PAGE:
Candida albicans Chitin Increases Arginase-1 Activity in Human Macrophages, with an Impact on Macrophage Antimicrobial Functions

Jeanette Wagener, Donna M MacCallum, Gordon D Brown, Neil A R Gow, Tamara L. Doering (Editor)

Research output: Contribution to journalArticle

31 Citations (Scopus)
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Abstract

The opportunistic human fungal pathogen Candida albicans can cause a variety of diseases, ranging from superficial mucosal infections to life-threatening systemic infections. Phagocytic cells of the innate immune response, such as neutrophils and macrophages, are important first-line responders to an infection and generate reactive oxygen and nitrogen species as part of their protective antimicrobial response. During an infection, host cells generate nitric oxide through the enzyme inducible nitric oxide synthase (iNOS) to kill the invading pathogen. Inside the phagocyte, iNOS competes with the enzyme arginase-1 for a common substrate, the amino acid l-arginine. Several pathogenic species, including bacteria and parasitic protozoans, actively modulate the production of nitric oxide by inducing their own arginases or the host's arginase activity to prevent the conversion of l-arginine to nitric oxide. We report here that C. albicans blocks nitric oxide production in human-monocyte-derived macrophages by induction of host arginase activity. We further determined that purified chitin (a fungal cell wall polysaccharide) and increased chitin exposure at the fungal cell wall surface induces this host arginase activity. Blocking the C. albicans-induced arginase activity with the arginase-specific substrate inhibitor Nω-hydroxy-nor-arginine (nor-NOHA) or the chitinase inhibitor bisdionin F restored nitric oxide production and increased the efficiency of fungal killing. Moreover, we determined that C. albicans influences macrophage polarization from a classically activated phenotype toward an alternatively activated phenotype, thereby reducing antimicrobial functions and mediating fungal survival. Therefore, C. albicans modulates l-arginine metabolism in macrophages during an infection, potentiating its own survival.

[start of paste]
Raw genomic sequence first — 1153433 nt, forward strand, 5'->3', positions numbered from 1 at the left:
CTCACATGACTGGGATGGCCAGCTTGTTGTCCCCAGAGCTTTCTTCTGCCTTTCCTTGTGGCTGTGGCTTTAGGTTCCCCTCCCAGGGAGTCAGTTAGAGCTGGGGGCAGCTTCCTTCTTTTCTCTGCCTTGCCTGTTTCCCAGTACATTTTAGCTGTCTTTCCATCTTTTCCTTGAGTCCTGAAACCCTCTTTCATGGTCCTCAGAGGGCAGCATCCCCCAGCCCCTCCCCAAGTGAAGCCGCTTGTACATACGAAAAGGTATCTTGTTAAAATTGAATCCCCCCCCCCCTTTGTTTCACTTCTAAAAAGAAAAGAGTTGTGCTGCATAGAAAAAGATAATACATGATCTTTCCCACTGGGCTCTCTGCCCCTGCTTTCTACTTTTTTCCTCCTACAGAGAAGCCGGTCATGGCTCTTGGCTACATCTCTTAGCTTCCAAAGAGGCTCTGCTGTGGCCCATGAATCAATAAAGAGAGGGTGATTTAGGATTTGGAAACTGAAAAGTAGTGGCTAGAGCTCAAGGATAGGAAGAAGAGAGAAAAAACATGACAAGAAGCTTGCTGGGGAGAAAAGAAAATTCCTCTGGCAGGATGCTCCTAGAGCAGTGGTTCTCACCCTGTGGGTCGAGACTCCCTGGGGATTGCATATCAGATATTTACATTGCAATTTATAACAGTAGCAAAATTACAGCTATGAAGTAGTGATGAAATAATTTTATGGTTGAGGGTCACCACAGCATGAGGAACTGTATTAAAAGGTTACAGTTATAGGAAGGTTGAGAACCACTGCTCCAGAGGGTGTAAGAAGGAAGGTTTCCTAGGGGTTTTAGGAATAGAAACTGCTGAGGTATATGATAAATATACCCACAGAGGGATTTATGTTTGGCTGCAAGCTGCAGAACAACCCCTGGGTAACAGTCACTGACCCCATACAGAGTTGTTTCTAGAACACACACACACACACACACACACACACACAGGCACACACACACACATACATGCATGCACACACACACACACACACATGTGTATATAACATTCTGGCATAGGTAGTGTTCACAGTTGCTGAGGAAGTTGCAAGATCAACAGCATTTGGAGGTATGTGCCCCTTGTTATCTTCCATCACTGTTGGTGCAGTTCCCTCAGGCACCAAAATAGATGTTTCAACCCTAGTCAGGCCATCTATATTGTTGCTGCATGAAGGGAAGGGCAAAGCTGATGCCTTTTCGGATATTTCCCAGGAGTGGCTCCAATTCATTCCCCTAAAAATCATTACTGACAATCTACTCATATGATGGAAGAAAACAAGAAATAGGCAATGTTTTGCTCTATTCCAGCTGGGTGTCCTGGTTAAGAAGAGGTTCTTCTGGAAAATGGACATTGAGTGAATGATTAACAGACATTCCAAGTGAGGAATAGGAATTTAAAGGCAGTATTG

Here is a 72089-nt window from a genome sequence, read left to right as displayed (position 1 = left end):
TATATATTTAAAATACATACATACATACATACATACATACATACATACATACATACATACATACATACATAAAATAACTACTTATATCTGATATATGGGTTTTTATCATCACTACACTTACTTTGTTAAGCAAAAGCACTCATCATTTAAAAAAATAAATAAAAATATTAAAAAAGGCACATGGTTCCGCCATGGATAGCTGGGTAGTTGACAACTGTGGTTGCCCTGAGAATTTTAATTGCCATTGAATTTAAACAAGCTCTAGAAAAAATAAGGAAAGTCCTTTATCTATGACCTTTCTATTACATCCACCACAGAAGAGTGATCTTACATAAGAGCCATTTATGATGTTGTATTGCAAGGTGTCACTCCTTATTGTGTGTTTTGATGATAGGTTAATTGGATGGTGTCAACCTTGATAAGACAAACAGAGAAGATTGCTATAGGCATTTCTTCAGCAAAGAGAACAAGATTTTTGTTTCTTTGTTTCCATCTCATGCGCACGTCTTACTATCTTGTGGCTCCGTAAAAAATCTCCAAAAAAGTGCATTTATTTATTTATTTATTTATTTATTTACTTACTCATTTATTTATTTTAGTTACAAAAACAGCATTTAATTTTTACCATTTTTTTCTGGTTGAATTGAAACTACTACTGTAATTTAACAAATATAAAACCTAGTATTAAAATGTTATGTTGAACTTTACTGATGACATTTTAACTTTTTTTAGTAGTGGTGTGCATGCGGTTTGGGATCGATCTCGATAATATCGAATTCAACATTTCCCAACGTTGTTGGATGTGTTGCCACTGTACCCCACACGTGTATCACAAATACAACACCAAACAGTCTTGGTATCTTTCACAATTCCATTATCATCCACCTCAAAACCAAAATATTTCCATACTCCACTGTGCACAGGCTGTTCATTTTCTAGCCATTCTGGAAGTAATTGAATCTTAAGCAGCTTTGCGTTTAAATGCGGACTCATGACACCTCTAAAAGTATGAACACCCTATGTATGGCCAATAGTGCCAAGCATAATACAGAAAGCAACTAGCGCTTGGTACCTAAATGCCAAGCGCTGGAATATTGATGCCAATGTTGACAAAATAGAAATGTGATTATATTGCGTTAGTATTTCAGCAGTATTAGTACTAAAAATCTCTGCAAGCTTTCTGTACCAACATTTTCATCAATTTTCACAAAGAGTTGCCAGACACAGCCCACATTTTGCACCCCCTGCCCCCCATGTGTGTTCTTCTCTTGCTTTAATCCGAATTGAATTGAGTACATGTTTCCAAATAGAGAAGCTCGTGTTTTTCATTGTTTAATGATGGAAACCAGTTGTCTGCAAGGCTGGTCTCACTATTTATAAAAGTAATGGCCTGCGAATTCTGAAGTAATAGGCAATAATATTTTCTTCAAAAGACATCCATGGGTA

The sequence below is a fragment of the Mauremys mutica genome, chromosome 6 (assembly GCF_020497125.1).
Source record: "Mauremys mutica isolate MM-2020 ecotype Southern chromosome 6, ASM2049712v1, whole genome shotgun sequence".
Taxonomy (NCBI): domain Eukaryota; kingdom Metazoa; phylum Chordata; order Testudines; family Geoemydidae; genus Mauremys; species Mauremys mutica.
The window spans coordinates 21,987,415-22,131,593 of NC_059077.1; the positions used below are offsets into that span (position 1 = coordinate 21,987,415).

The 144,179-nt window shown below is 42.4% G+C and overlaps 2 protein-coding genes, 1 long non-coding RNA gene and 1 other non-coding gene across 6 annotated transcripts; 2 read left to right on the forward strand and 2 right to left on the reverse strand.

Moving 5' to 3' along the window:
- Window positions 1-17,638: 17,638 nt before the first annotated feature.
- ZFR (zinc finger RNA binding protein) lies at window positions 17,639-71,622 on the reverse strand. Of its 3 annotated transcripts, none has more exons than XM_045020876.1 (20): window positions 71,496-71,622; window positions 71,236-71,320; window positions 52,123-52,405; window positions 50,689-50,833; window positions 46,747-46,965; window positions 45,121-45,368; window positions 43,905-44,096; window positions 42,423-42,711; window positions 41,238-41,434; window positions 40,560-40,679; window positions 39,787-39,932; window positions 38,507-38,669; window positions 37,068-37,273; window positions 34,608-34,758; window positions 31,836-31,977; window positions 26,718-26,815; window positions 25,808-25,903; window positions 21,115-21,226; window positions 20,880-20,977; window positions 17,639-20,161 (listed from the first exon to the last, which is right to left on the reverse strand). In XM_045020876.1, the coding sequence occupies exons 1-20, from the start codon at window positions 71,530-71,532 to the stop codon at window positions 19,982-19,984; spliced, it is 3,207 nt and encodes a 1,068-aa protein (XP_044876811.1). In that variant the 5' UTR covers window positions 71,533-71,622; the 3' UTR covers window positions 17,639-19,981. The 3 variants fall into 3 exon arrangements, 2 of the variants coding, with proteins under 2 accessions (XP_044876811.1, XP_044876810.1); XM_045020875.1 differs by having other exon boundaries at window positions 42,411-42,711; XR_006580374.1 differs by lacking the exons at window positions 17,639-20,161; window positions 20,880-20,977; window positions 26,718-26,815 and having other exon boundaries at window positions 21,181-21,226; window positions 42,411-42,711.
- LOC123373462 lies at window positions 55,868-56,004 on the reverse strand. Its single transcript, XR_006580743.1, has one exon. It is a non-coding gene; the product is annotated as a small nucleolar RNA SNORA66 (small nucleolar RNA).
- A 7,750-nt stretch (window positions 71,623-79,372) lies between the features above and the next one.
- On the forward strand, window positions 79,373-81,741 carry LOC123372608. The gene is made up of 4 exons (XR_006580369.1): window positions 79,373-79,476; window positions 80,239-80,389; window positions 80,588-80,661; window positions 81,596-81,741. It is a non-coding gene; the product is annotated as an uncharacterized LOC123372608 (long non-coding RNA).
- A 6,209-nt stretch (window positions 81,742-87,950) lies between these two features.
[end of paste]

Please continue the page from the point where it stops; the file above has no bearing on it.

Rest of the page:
IMPORTANCE: The availability and metabolism of amino acids are increasingly recognized as crucial regulators of immune functions. In acute infections, the conversion of the "conditionally essential" amino acid l-arginine by the inducible nitric oxide synthase to nitric oxide is a resistance factor that is produced by the host to fight pathogens. Manipulation of these host defense mechanisms by the pathogen can be key to successful host invasion. We show here that the human opportunistic fungal pathogen Candida albicans influences l-arginine availability for nitric oxide production by induction of the substrate-competing host enzyme arginase-1. This led to a reduced production of nitric oxide and, moreover, reduced eradication of the fungus by human macrophages. We demonstrate that blocking of host arginase-1 activity restored nitric oxide production and increased the killing potential of macrophages. These results highlight the therapeutic potential of l-arginine metabolism in fungal diseases.

Original languageEnglish
Article numbere01820-16
JournalmBio
Volume8
Issue number1
DOIs
Publication statusPublished - 24 Jan 2017

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    Iain Fraser Cytometry Centre

    Andrea Holme (Manager), Linda Duncan (Senior Application Scientist), Ailsa Laird (Technician) & Kate Burgoyne (Technician)

    Institute of Medical Sciences

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